Oct. 10, 2013 at 8:12 AM ET
Two Boeing 787 Dreamliners operated by Japan Airlines had to turn back mid-flight in the space of 24 hours because of technical problems -- the latest in a series of glitches for the troubled aircraft.
The airline said one Tokyo-bound 787 carrying 141 passengers had to turn back to Moscow on Thursday because of a problem with the its toilets, Reuters reported.
Spokesman Takuya Shimoguchi said the malfunction had probably been caused by an electronic glitch and that the airline was working on repairs on the ground.
On Wednesday, another Japan Airlines plane had to turn back to San Diego just hours into a flight to Tokyo because of a possible problem with its de-icing system, the airline said.
Budget airline Norwegian Air Shuttle announced Wednesday it was going to take its second Dreamliner out of operation “as a precaution” after hydraulic and electrical faults grounded its other 787, according to Reuters.
One of Boeing’s largest industry customers, which owns the two 787s leased to Norwegian Air Shuttle, urged the manufacturer to resolve the faults.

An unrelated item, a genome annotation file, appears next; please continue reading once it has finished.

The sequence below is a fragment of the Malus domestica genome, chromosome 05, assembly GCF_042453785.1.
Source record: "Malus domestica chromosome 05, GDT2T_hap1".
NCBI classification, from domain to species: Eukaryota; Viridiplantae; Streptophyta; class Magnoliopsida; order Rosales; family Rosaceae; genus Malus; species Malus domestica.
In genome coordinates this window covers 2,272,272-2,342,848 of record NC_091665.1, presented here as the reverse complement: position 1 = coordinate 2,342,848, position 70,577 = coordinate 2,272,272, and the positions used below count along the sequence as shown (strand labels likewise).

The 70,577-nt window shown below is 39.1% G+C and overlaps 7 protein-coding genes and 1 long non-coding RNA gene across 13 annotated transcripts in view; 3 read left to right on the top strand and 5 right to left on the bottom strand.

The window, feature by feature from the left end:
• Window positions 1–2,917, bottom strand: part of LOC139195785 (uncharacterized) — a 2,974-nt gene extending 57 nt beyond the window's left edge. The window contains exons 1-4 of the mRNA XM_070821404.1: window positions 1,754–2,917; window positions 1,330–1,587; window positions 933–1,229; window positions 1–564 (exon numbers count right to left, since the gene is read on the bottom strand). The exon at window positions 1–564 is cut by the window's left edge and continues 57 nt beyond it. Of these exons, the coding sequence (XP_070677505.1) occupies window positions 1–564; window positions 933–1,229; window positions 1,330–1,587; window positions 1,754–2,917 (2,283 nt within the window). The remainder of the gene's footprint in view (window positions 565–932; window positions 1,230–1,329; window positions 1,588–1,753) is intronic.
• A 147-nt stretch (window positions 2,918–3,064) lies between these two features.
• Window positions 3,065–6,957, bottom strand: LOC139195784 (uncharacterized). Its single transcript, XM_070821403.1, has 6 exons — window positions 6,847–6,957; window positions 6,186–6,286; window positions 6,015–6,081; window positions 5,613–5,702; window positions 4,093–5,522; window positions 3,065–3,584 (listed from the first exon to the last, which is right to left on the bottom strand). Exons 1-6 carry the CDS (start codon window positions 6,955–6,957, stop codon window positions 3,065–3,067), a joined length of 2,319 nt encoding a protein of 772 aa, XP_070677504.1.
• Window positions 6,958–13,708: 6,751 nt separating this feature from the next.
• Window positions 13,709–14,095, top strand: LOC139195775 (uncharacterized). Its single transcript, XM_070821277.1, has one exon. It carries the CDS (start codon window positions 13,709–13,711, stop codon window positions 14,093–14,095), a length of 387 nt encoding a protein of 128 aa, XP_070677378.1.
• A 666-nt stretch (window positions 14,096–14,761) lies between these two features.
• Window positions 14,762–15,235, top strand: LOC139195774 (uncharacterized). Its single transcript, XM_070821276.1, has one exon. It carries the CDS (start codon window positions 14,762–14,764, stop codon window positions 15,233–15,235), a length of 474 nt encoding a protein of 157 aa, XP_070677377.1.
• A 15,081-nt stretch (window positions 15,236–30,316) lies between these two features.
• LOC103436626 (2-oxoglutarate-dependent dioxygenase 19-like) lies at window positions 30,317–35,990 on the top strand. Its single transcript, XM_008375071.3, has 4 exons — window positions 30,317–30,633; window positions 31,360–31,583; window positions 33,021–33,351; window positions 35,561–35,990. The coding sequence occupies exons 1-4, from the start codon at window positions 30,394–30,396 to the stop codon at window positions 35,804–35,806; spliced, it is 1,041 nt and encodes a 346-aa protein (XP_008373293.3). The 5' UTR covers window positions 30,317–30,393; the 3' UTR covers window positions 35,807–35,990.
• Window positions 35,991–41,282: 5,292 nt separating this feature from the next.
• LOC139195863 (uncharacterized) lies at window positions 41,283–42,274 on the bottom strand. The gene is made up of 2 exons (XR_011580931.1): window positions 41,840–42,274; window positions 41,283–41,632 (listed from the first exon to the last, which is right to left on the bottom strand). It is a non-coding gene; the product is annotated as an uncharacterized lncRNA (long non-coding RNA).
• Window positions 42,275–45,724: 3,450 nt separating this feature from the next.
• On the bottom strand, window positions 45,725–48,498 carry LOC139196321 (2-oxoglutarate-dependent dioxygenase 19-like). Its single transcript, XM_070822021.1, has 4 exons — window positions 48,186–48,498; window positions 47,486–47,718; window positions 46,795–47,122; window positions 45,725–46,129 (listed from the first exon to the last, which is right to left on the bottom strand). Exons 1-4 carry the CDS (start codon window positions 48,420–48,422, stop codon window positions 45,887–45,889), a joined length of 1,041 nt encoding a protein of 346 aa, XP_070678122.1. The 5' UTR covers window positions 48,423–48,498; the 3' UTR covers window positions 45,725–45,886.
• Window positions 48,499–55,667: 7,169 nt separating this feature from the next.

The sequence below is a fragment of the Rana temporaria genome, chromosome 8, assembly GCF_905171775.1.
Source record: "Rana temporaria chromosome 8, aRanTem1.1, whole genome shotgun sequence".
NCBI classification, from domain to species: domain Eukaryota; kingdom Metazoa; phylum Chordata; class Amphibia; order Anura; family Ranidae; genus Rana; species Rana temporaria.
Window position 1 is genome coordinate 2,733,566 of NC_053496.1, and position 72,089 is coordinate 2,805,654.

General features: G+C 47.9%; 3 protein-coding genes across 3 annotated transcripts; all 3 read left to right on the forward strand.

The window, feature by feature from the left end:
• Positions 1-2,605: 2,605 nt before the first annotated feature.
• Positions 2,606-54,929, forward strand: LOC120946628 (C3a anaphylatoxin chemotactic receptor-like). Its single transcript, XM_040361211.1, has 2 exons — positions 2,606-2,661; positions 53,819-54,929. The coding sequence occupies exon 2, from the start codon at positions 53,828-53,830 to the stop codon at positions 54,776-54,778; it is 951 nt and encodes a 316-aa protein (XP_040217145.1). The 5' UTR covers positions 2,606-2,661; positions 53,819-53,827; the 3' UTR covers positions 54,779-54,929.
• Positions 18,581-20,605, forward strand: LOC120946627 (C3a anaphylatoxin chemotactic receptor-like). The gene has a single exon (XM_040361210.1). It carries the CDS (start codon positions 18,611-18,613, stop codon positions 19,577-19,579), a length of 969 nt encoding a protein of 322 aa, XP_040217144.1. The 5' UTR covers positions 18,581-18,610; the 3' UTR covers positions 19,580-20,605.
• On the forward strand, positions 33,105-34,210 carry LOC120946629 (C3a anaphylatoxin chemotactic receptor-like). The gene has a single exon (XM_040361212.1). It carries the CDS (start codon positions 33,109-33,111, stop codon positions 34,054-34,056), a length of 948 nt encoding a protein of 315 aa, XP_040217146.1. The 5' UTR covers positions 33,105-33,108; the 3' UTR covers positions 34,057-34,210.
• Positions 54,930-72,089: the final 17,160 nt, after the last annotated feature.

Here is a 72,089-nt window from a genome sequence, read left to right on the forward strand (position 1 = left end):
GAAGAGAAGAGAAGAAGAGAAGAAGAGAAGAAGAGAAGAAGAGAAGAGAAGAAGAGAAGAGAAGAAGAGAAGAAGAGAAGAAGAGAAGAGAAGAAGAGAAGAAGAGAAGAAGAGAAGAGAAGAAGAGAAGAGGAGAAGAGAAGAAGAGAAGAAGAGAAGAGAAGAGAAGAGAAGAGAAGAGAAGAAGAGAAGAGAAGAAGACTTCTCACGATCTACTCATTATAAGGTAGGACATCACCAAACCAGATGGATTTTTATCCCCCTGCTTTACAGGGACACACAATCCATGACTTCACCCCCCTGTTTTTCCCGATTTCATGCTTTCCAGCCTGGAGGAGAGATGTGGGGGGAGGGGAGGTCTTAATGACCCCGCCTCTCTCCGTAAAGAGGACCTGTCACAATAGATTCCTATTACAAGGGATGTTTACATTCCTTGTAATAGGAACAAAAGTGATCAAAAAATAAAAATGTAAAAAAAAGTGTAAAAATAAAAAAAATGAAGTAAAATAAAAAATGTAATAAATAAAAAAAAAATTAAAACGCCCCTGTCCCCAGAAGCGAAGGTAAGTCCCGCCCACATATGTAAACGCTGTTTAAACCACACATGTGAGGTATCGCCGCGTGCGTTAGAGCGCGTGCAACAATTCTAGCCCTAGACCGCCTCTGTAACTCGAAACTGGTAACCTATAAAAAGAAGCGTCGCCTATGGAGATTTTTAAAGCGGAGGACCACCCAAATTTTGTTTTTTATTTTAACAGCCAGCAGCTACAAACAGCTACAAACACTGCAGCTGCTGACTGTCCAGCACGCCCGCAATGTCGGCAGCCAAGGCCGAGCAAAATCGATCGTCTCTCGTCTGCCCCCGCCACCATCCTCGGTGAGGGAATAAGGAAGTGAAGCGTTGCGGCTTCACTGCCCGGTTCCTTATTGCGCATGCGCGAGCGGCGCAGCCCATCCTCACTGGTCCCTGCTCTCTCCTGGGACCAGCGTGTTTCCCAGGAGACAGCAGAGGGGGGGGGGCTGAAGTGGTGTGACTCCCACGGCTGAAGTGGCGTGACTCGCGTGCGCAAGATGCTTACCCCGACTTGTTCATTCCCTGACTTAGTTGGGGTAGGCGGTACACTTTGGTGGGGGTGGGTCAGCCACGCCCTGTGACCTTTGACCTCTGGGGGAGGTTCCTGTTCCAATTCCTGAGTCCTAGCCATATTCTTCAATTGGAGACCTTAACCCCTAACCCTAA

"It's got to improve. It can't keep doing what it has been doing and it has been very frustrating," Henri Courpron, the chief executive of Los Angeles-based International Lease Finance Corp, told Reuters at an aviation event in Barcelona.
"Norwegian have launched their wide-body operation on the back of the 787 order and it is very difficult for an airline to start a new product in a new market if the airplane is not as reliable as you would like."
Once touted as a significant moment in the aviation industry, the Dreamliner has been beset by problems since its delivery in 2011.
All Nippon Airways (ANA) received its first 787 in September that year after construction and testing were plagued by problems including stabilizer issues, an engine blowout, and an electrical fire during a test flight over Texas.
These woes continued into the plane’s commercial service, with a series of fires and fuel leaks reported by several airlines over the past year.
The most notable problem was the overheating lithium-ion battery systems which caused the 787 to be grounded for three months while Boeing redesigned them.
Reuters contributed to this report.